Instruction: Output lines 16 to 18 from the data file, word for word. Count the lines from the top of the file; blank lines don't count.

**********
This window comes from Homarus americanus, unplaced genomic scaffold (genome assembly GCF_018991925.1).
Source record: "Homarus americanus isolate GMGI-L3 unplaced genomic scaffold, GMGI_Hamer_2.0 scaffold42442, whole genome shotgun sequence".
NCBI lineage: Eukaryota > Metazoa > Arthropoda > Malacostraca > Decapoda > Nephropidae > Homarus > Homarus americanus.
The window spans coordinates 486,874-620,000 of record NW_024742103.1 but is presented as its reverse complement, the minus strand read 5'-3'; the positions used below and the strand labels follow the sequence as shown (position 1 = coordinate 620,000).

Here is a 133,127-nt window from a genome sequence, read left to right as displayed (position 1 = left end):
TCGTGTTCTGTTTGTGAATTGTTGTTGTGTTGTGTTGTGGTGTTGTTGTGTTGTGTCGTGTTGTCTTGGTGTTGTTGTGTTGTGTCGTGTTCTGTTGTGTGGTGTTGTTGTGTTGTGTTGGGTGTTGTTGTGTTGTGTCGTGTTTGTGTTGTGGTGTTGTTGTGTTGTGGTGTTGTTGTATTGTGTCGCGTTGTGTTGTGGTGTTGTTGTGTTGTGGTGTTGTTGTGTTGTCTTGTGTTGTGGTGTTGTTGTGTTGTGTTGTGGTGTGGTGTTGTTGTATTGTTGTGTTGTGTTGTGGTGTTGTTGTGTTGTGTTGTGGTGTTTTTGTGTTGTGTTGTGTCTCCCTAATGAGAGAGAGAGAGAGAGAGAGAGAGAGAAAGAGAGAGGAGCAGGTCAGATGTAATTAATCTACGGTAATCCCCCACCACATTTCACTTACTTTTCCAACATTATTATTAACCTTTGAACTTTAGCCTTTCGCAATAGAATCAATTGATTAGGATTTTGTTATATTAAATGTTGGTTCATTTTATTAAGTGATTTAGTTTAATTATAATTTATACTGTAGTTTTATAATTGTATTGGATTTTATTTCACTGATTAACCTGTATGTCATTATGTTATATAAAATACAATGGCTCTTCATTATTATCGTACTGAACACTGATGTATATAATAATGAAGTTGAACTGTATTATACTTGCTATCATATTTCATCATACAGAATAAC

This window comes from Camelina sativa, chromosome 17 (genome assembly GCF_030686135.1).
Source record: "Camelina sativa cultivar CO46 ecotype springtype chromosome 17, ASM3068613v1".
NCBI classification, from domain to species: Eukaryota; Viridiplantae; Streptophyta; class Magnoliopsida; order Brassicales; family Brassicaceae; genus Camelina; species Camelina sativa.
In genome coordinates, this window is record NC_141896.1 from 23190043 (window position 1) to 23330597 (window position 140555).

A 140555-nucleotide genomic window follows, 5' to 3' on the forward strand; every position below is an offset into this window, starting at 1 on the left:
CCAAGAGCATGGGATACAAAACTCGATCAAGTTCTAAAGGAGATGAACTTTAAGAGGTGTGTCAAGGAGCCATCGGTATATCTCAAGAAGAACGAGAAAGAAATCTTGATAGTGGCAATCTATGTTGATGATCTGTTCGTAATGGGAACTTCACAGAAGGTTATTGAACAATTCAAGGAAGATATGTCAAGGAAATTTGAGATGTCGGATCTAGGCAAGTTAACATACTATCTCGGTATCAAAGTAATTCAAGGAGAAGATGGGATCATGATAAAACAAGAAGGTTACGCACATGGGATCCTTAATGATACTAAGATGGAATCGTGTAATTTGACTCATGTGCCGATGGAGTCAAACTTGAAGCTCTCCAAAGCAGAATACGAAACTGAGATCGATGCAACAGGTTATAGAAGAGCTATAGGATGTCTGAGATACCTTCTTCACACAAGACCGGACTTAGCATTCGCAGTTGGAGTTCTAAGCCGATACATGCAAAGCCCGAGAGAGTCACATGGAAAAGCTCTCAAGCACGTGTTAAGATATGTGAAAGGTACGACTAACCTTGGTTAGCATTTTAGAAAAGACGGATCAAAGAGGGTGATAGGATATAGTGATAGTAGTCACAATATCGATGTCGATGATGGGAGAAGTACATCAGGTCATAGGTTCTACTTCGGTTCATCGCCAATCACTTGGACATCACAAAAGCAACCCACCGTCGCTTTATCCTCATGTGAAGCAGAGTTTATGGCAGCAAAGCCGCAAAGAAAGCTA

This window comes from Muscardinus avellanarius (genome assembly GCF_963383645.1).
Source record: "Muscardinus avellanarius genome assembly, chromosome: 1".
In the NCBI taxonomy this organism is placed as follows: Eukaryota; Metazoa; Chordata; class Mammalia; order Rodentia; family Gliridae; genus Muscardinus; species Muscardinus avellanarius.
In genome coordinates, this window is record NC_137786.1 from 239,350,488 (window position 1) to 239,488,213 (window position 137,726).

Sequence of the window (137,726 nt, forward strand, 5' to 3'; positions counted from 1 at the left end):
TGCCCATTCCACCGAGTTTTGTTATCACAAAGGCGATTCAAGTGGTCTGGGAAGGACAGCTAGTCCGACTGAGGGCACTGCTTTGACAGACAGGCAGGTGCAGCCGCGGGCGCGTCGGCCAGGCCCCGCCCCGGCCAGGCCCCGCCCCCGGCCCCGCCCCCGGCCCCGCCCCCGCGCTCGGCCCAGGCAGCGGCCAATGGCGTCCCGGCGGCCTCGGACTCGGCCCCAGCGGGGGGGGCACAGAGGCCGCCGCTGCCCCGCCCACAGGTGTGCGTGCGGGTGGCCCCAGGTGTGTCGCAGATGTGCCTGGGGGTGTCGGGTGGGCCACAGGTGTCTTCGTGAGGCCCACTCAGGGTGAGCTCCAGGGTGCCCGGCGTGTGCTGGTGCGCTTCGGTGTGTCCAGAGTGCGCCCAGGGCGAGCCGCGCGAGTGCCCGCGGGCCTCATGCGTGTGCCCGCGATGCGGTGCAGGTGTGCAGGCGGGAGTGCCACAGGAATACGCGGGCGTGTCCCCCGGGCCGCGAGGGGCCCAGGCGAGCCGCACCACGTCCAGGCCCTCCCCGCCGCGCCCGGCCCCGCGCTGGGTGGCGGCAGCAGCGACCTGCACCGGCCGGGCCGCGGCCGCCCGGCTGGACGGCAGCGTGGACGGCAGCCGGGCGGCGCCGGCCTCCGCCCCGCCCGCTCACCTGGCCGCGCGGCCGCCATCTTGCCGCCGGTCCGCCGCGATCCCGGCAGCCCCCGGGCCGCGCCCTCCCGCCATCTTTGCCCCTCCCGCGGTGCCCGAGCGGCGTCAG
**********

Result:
In genome coordinates, this window is record NC_137786.1 from 239,350,488 (window position 1) to 239,488,213 (window position 137,726).

Sequence of the window (137,726 nt, forward strand, 5' to 3'; positions counted from 1 at the left end):
TGCCCATTCCACCGAGTTTTGTTATCACAAAGGCGATTCAAGTGGTCTGGGAAGGACAGCTAGTCCGACTGAGGGCACTGCTTTGACAGACAGGCAGGTGCAGCCGCGGGCGCGTCGGCCAGGCCCCGCCCCGGCCAGGCCCCGCCCCCGGCCCCGCCCCCGGCCCCGCCCCCGCGCTCGGCCCAGGCAGCGGCCAATGGCGTCCCGGCGGCCTCGGACTCGGCCCCAGCGGGGGGGGCACAGAGGCCGCCGCTGCCCCGCCCACAGGTGTGCGTGCGGGTGGCCCCAGGTGTGTCGCAGATGTGCCTGGGGGTGTCGGGTGGGCCACAGGTGTCTTCGTGAGGCCCACTCAGGGTGAGCTCCAGGGTGCCCGGCGTGTGCTGGTGCGCTTCGGTGTGTCCAGAGTGCGCCCAGGGCGAGCCGCGCGAGTGCCCGCGGGCCTCATGCGTGTGCCCGCGATGCGGTGCAGGTGTGCAGGCGGGAGTGCCACAGGAATACGCGGGCGTGTCCCCCGGGCCGCGAGGGGCCCAGGCGAGCCGCACCACGTCCAGGCCCTCCCCGCCGCGCCCGGCCCCGCGCTGGGTGGCGGCAGCAGCGACCTGCACCGGCCGGGCCGCGGCCGCCCGGCTGGACGGCAGCGTGGACGGCAGCCGGGCGGCGCCGGCCTCCGCCCCGCCCGCTCACCTGGCCGCGCGGCCGCCATCTTGCCGCCGGTCCGCCGCGATCCCGGCAGCCCCCGGGCCGCGCCCTCCCGCCATCTTTGCCCCTCCCGCGGTGCCCGAGCGGCGTCAG